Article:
Western Expansion, Manifest Destiny, and the Mexican-American War

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Does the belief in Manifest Destiny still exist in the minds of Americans today? Explain.

The idea of Manifest Destiny, a term coined by President James Polk in 1845, first began when the Puritans left England to seek religious freedom and construct their “city upon a hill.” These pioneers started the uniquely American belief that this land was a pristine and untouched canvas—perfect for Americans to carve and shape. America continues to believe in Manifest Destiny as is evidenced by our national mission, government structure, and focus on American security.

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Manifest Destiny, as a feeling of divine obligation to spread from “sea to shining sea”, built slowly over our history. Each generation demanded more and more territory. America purchased the Louisiana Territory from Napoleon in 1904, making it the largest land purchase between two countries in the world’s history. From there, America gained more land from England and purchased or annexed land from Mexico. In the Gadsden Purchase of 1854, the United States paid $10 million for a 29,670 square mile portion of Mexico that would become the states of Arizona and New Mexico. Along the way, America’s government made it clear that Native Peoples’s sovereignty was less important than the dominant group’s own “American Dream” and nationalist expansion.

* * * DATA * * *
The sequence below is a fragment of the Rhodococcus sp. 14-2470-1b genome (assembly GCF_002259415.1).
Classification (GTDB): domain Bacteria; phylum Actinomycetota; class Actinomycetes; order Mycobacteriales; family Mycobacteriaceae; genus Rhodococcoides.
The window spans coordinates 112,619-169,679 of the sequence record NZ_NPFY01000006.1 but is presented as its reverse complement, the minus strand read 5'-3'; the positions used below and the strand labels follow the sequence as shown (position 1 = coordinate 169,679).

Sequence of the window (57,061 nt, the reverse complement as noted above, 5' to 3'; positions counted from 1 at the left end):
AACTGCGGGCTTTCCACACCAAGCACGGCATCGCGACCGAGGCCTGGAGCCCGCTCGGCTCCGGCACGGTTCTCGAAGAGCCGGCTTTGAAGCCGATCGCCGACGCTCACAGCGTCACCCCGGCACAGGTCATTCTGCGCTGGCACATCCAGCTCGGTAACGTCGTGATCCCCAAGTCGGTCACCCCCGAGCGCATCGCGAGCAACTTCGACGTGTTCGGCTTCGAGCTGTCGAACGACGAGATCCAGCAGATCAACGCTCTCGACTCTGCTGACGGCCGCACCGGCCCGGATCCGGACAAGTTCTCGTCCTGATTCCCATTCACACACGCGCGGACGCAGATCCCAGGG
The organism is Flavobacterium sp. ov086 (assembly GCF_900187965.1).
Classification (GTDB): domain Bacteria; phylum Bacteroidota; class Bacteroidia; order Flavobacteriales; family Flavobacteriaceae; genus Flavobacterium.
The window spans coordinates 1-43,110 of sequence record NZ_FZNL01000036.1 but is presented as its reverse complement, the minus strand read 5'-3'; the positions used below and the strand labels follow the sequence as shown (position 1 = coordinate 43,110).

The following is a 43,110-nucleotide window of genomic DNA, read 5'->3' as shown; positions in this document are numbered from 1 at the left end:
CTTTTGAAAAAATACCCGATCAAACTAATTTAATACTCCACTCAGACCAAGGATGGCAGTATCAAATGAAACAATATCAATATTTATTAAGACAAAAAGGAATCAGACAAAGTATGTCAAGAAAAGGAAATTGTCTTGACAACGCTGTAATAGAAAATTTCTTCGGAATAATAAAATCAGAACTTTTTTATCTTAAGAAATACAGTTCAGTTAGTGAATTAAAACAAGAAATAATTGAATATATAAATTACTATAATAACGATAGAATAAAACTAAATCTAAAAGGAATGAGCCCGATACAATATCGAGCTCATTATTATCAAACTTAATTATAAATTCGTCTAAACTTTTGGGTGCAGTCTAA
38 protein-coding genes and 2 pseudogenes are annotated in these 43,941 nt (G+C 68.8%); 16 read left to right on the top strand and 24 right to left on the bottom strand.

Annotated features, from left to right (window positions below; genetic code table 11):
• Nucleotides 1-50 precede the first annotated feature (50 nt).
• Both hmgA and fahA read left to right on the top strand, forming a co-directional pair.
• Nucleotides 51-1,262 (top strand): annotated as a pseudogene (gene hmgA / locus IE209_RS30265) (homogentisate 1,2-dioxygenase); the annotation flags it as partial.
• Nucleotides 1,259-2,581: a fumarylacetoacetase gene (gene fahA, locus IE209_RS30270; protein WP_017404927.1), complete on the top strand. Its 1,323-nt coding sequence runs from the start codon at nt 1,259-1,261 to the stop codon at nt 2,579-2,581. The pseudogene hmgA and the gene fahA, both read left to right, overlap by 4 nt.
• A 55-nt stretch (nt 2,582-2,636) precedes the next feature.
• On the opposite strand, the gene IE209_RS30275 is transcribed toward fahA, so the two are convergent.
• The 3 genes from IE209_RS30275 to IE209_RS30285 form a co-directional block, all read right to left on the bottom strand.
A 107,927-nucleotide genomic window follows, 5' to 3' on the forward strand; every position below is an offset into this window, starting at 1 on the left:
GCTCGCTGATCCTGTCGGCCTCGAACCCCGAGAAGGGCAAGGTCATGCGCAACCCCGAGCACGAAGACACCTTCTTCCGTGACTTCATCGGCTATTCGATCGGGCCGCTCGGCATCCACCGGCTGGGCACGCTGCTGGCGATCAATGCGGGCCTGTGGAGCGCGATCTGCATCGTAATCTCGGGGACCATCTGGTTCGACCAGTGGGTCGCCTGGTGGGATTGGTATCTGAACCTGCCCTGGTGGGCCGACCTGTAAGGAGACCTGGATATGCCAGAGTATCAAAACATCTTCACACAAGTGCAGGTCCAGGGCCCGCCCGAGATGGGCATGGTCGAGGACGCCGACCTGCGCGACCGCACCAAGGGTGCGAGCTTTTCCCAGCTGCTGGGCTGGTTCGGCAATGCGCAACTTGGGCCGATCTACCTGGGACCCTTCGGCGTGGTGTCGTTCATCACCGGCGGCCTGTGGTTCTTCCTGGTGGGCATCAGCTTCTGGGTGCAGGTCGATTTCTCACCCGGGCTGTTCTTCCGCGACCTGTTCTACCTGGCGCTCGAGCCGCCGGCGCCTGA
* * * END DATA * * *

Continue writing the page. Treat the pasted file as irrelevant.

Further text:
Although we may think that Americans no longer adhere to this antiquated notion, it is clear that we still hold onto this historic sentiment in our national mission, government structure, and focus on American security. America’s...

(The entire section contains 4 answers and 1058 words.)

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